DIY Sump Pump Maintenance
The East Coast gets its fair share of rain and thunderstorms, which is why many homeowners have sump pumps installed. A sump pump prevents basement flooding by discharging water from under and around the home to a sewer drain outside.
When excess water gathers under the house or below the slab, it can cause structural foundation issues, cracks in the slab, and mold. If you’ve ever had standing water in your basement, speak with a professional plumber about installing a quality sump pump.
How Sump Pumps Work
The “sump” is a pit dug below the surface of the basement floor. The sump’s purpose is to collect water from outside sources that enters your home. Once the water in the sump rises to a certain level, the float valve triggers the pump to turn on. The water then passes through a drainpipe and exits at least 10 feet away from the home.
In addition to your primary pump, which connects to your electrical system, we recommend having a 2nd batter-powered sump pump to take over if there is a power outage. At the very least, you will want your sump pump to have an alert system to indicate when it doesn’t have the necessary power to function. You battery-powered sump pump can mean the difference between water damage and a dry home.
DIY Sump Pump Maintenance
Preparing for storms and flooding can be a daunting task, but you can ease the tension by making sure your sump pump is working properly.
How often should I clean and test my sump pump?
Due to the importance of a working sump pump during heavy rains, it’s a good idea to clean and test your sump pump every three to four months.
Set sump pump maintenance calendar reminders every quarter: fall, winter, spring, and summer.
In some homes, the sump pump is used to discharge water from the washing machine. In this case, a monthly cleaning schedule is more appropriate. Depending on the frequency of use, you may benefit from more regular cleanings. Consult the owner’s manual for specific maintenance instructions and service schedules.
We highly recommend scheduling professional plumbing maintenance every year from a sump pump specialist. During your annual tune-up, make sure the technician fully inspects your sump pump. Annual professional sump pump maintenance will extend the pump’s lifespan and ensure it’s working when you need it.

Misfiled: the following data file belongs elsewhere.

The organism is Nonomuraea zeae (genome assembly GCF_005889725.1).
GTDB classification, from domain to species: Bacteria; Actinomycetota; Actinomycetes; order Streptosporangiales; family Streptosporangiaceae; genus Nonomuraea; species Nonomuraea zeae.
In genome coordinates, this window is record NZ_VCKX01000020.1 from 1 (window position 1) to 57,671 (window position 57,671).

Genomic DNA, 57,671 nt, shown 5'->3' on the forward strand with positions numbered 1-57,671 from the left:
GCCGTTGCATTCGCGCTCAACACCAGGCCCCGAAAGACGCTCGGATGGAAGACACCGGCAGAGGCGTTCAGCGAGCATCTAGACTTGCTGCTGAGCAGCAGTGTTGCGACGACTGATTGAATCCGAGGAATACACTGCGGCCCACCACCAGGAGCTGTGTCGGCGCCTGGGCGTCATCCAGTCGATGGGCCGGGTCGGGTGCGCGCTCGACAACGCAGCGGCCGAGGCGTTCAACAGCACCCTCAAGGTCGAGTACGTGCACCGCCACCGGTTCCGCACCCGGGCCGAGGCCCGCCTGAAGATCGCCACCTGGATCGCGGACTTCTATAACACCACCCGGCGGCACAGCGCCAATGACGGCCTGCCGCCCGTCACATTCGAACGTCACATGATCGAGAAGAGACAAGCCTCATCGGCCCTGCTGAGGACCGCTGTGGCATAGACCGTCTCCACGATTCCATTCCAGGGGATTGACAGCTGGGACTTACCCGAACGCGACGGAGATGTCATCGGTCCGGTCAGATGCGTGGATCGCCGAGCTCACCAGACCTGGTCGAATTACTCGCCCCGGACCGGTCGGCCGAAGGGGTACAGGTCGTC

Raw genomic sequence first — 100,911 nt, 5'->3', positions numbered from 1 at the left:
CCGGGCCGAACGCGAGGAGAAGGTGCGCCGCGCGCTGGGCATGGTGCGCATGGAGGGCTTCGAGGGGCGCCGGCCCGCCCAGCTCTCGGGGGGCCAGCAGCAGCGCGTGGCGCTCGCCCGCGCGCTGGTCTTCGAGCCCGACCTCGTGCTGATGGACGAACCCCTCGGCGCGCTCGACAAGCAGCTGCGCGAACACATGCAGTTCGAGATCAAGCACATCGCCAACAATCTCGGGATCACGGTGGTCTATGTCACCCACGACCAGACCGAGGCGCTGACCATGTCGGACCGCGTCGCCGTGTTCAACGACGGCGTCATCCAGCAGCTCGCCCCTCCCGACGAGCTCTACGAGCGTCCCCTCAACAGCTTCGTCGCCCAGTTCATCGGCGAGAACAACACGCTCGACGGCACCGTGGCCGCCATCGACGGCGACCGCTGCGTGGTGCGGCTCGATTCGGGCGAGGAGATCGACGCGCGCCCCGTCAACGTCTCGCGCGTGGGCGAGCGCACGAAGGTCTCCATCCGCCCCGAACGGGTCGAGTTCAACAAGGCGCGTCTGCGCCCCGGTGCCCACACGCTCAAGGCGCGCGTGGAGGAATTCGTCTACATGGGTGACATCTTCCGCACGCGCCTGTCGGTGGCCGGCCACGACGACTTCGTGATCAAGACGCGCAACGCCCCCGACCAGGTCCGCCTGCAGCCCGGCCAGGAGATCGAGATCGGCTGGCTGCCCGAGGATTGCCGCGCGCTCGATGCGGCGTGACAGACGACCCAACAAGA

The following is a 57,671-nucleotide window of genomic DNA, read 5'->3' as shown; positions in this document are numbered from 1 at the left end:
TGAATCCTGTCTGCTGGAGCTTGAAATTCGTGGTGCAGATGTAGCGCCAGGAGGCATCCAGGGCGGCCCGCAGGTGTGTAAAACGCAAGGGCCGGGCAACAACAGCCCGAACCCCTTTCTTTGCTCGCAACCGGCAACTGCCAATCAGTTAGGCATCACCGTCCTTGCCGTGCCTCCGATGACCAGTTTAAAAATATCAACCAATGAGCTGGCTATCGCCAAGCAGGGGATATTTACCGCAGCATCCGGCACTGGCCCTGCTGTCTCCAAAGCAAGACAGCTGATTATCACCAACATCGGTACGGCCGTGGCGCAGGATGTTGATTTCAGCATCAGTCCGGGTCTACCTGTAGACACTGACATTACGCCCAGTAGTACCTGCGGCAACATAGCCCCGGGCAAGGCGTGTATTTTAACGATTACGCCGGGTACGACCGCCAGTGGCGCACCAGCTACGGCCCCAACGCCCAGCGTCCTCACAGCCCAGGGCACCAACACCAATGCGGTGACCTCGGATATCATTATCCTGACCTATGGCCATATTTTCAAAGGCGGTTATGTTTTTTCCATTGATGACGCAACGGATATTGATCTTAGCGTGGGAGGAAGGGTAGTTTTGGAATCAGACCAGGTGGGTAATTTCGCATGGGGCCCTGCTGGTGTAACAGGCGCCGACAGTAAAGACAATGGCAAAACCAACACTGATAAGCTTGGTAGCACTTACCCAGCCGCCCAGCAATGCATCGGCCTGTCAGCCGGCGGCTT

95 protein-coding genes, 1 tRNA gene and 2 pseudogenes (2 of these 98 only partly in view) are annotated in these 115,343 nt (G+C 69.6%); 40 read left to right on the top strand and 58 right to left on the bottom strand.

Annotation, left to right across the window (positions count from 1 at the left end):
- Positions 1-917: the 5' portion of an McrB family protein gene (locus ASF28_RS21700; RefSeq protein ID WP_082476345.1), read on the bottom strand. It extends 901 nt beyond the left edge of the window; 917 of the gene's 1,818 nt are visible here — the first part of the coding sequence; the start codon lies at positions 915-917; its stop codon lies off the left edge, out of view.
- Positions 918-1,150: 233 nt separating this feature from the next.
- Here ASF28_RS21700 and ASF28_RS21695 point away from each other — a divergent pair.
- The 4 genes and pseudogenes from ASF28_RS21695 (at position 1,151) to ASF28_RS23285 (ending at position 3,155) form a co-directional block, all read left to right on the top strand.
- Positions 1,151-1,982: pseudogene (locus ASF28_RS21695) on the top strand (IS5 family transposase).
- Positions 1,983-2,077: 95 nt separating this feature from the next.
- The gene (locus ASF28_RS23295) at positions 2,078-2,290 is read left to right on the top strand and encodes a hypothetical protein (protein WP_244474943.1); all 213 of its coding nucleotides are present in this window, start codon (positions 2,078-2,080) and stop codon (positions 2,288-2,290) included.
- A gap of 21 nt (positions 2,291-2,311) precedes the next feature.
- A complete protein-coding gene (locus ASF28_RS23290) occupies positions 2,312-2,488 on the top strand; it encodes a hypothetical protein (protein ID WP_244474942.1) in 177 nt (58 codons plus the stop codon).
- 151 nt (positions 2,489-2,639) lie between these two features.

For professional sump pump service in DE, MD, PA, and NJ, contact the certified sump pump experts at Sobieski. We will inspect the pit, the check valve, the backup power source, the alarm, the removable cover, and the discharge location to make sure excess ground or rainwater isn’t getting in your home.
How to Clean Your Sump Pump
If there is debris in the sump or drain line, water can have a hard time escaping. You can help prevent and clear clogged sump pumps with a little DIY cleaning every three to four months.
- Unplug the sump pump from the outlet. Also, turn power off at the electrical panel.
- Go outside and look for the end of the sump pump drainpipe. It’s usually leading away from the house, near a storm drain or hard downslope.
- Remove the screen at the end of the pipe (if there is one). Clean the screen and the area around the end of the pipe.
- Look for any obvious blockages and remove them. Replace the clean screen.
- If the exit pipe is too close to the foundation, water will just reenter the home. You can install flexible hoses to help move water farther away from the house. We recommend keeping multiple hoses on hand so you can replace it if it happens to freeze.
- Go back inside and remove the sump pump cover.
- You can clean out the water at the bottom of the sump with a wet-dry vacuum or scoop it out by hand into a bucket.
- Clean out any debris from the sump pump pit. Make sure there is nothing blocking the inlet opening.
- Consult the owner’s manual for instructions on removing the pump. Never pull the pump by its power cord or float switch.
How to Test Your Sump Pump
- Turn power back on at the breaker. Plug the sump pump back in.
- Pour 5 gallons of water into your sump pump pit.
- Once the water rises to about 8 inches, the pump should kick automatically and begin discharging water outside.
- Go outside to make sure water exits in the correct location.
Check if water is discharging properly
Make sure your sump pump is not discharging water into the septic system. It should be connected to the storm sewage system. Keep in mind that some areas of the country may allow you to discharge water into the sanitary sewage system, but check with local officials first. To be safe, discharge water into the storm drain, not the sewer drain (or a dry well).
The water should not be draining near your house, but rather onto a hard surface tilted away from the foundation. You can use flexible hose to carry the water closer to a storm drain.
Get your sump pump and plumbing system ready for the spring and summer rains by contacting Sobieski Services today!